AzureAngel2 Chosen One star 6

    Registered:
    Jun 14, 2005
    Covert affairs all over. On many battle fronts, some more obvious than others.
     
  17. Trieste

    Trieste Force Ghost star 5

    Registered:
    Apr 10, 2010
    @AzureAngel2 @DarthUncle @jcgoble3 @SWNerd11 @Vehn


    Kilmainham Brook, Prytis, Bakura

    Declan lay on his back, the night sky above him. One of the benefits of owning a large amount of land in an area where private estates were the rule instead of skyscrapers was minimal light pollution. When Declan had the lights of the house turned off, the dark sky shined in its natural glory.

    This time of year was one of the best for stargazing in Prytis. Because of its position on the edge of the galaxy, the disc of the galaxy, made up of billions of stars, traced a broad, dazzling swath across the sky. Other worlds, deeper into the galaxy, didn’t have such a spectacular view. On Bakura the whole disc of star systems was aggregated together rather than dispersed in every direction.

    The vastness of the cosmos was enough to make one feel small, insignificant, yet that wasn’t what Declan felt. He looked at the stars and felt their certainty. They endured. They operated on a different timeline than sentient affairs, beyond elections and lifespans.

    That steadiness filled Declan tonight. He found himself at a crossroads with his project. He had reached conclusions he was confident in, but he couldn’t say he was sure of them. Declan could do more work, but that brought risks. Windows might close. They could already be shut. But if he waited too long…

    He had come outside, had the droids turn the lights off inside, closed his eyes for 15 minutes to let them adjust to the dark so the stars could shine with all their glory, and opened himself up to the cold, evening air. He didn’t know why, but he thought the answer might be out there somewhere.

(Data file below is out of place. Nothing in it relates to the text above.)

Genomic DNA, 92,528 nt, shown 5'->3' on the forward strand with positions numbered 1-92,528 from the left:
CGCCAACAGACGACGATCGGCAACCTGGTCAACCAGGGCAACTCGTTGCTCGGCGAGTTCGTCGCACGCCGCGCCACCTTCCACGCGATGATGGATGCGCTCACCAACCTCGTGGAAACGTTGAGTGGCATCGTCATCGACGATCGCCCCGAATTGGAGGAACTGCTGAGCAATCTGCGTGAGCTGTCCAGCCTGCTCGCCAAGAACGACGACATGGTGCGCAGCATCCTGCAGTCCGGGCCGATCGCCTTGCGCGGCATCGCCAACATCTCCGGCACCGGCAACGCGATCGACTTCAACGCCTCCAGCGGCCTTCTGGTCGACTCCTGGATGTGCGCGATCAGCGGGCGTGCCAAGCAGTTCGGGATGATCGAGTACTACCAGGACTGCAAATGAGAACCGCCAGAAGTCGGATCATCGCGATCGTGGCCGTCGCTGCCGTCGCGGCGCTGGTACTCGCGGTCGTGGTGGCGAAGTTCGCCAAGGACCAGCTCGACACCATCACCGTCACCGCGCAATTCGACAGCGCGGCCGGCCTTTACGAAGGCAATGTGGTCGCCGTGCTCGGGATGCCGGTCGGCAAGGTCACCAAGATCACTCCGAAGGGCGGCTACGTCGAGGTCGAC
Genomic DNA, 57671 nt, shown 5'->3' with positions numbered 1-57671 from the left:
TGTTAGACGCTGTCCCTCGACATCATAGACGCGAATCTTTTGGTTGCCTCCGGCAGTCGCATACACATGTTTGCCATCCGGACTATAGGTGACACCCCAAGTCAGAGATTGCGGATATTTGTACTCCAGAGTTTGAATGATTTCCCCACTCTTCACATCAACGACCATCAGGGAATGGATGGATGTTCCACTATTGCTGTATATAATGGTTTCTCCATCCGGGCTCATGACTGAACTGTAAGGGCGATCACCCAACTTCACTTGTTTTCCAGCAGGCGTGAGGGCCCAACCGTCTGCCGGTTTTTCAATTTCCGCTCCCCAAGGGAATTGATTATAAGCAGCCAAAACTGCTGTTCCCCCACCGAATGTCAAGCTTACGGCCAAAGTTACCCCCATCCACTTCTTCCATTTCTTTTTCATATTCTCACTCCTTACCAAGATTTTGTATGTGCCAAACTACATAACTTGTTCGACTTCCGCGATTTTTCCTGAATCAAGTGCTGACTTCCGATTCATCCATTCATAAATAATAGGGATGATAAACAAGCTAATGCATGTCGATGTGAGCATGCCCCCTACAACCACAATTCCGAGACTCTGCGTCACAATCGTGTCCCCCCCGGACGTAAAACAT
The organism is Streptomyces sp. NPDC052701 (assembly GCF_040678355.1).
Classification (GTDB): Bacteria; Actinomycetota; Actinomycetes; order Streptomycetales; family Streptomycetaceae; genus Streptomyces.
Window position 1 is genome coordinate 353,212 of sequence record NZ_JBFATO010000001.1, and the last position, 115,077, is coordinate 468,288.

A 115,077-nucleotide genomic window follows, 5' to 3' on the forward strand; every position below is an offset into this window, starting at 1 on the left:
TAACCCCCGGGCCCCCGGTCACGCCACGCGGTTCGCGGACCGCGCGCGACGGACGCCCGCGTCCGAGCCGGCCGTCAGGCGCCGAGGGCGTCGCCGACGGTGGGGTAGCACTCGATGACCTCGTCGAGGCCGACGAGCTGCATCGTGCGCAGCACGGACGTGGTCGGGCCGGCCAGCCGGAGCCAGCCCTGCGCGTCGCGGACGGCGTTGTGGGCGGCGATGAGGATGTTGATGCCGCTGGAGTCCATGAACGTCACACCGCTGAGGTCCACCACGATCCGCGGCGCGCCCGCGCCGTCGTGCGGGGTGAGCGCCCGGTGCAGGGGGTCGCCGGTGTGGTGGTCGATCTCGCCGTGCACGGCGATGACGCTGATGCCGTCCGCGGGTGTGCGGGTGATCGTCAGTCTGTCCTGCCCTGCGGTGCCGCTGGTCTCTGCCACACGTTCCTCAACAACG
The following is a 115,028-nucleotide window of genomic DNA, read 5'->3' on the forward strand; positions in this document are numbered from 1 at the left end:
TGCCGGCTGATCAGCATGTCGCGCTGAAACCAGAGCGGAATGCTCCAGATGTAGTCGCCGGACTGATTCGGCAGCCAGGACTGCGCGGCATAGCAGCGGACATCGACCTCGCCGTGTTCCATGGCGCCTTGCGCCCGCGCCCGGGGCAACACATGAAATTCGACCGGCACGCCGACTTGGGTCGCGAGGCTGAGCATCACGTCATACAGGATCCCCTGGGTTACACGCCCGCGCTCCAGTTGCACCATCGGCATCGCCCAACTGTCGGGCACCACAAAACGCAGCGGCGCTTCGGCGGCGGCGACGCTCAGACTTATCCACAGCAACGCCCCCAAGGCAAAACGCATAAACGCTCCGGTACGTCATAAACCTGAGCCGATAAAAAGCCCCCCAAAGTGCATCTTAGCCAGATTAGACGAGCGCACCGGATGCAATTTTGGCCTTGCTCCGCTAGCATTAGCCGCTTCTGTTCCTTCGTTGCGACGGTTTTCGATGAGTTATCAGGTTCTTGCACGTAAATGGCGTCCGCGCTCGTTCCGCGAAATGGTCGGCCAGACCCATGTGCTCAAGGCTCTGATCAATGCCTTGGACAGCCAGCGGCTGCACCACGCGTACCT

As he lay and let the stellar light wash over him, Declan found his decision.



    Bakura

    Shenandoah left Salis D’aar in a BRC speeder with a suitcase of clothes in her trunk, a map of Bakura’s transportation network she’d annotated, a datapad, and some basic sundries. She told her family she’d be back…whenever she was back.

    She eschewed the direct routes between the planet’s prominent cities (Salis D’aar, Gesco City, Cape Suzette, Atalanta, Golden Prairie, Prytis, Nouvelle Orleans) and took lesser-used roads that wound circuitously through the landscape. She traveled these relics of the early colonization of the planet, before straight lines connected cities, following in the footsteps of her ancestors.

    When she was hungry, she stopped in the next town she found to eat, always getting out of her speeder and sitting down. When she saw something interesting, she pulled off and looked at it, going so far as to knock on the door of a house at the side of the road to ask if she could get closer to that herd of steelees or just how they got those namana trees to grow so tall.

    Shenandoah wore casual clothes, simple shirts and pants that were easily layered. When she was down to her last set of clean clothes, she found a laundromat, putting coins in to as many machines as it took. She sat on plastic chairs and read until the machines beeped.